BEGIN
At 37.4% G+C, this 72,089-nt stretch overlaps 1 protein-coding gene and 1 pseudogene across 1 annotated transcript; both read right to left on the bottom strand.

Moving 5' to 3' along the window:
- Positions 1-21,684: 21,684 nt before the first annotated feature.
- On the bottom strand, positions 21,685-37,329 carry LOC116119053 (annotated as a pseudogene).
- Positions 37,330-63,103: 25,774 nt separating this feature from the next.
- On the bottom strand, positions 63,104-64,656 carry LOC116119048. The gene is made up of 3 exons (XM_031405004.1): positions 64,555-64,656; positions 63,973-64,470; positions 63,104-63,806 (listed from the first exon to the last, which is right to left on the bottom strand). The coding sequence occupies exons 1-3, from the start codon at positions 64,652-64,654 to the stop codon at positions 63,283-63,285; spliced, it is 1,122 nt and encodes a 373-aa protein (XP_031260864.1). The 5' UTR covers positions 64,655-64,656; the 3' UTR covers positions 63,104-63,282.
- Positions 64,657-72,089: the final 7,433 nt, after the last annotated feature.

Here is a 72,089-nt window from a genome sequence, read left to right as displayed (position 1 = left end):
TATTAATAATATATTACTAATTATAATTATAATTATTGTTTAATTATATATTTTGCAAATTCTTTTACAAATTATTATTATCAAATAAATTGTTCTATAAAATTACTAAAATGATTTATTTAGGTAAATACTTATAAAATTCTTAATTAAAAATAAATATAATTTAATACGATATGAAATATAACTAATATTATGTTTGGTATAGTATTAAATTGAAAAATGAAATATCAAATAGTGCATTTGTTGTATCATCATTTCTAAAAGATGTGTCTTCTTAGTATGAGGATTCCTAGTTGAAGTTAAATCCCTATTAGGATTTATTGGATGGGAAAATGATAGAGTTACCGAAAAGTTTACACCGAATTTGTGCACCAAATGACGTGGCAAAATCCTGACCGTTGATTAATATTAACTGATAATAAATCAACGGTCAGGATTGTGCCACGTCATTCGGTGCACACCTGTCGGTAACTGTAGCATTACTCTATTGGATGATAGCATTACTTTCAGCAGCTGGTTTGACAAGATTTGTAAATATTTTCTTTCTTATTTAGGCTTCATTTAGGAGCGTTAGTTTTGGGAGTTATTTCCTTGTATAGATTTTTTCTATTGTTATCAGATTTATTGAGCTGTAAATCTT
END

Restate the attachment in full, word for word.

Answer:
At 37.4% G+C, this 72,089-nt stretch overlaps 1 protein-coding gene and 1 pseudogene across 1 annotated transcript; both read right to left on the bottom strand.

Moving 5' to 3' along the window:
- Positions 1-21,684: 21,684 nt before the first annotated feature.
- On the bottom strand, positions 21,685-37,329 carry LOC116119053 (annotated as a pseudogene).
- Positions 37,330-63,103: 25,774 nt separating this feature from the next.
- On the bottom strand, positions 63,104-64,656 carry LOC116119048. The gene is made up of 3 exons (XM_031405004.1): positions 64,555-64,656; positions 63,973-64,470; positions 63,104-63,806 (listed from the first exon to the last, which is right to left on the bottom strand). The coding sequence occupies exons 1-3, from the start codon at positions 64,652-64,654 to the stop codon at positions 63,283-63,285; spliced, it is 1,122 nt and encodes a 373-aa protein (XP_031260864.1). The 5' UTR covers positions 64,655-64,656; the 3' UTR covers positions 63,104-63,282.
- Positions 64,657-72,089: the final 7,433 nt, after the last annotated feature.

Here is a 72,089-nt window from a genome sequence, read left to right as displayed (position 1 = left end):
TATTAATAATATATTACTAATTATAATTATAATTATTGTTTAATTATATATTTTGCAAATTCTTTTACAAATTATTATTATCAAATAAATTGTTCTATAAAATTACTAAAATGATTTATTTAGGTAAATACTTATAAAATTCTTAATTAAAAATAAATATAATTTAATACGATATGAAATATAACTAATATTATGTTTGGTATAGTATTAAATTGAAAAATGAAATATCAAATAGTGCATTTGTTGTATCATCATTTCTAAAAGATGTGTCTTCTTAGTATGAGGATTCCTAGTTGAAGTTAAATCCCTATTAGGATTTATTGGATGGGAAAATGATAGAGTTACCGAAAAGTTTACACCGAATTTGTGCACCAAATGACGTGGCAAAATCCTGACCGTTGATTAATATTAACTGATAATAAATCAACGGTCAGGATTGTGCCACGTCATTCGGTGCACACCTGTCGGTAACTGTAGCATTACTCTATTGGATGATAGCATTACTTTCAGCAGCTGGTTTGACAAGATTTGTAAATATTTTCTTTCTTATTTAGGCTTCATTTAGGAGCGTTAGTTTTGGGAGTTATTTCCTTGTATAGATTTTTTCTATTGTTATCAGATTTATTGAGCTGTAAATCTT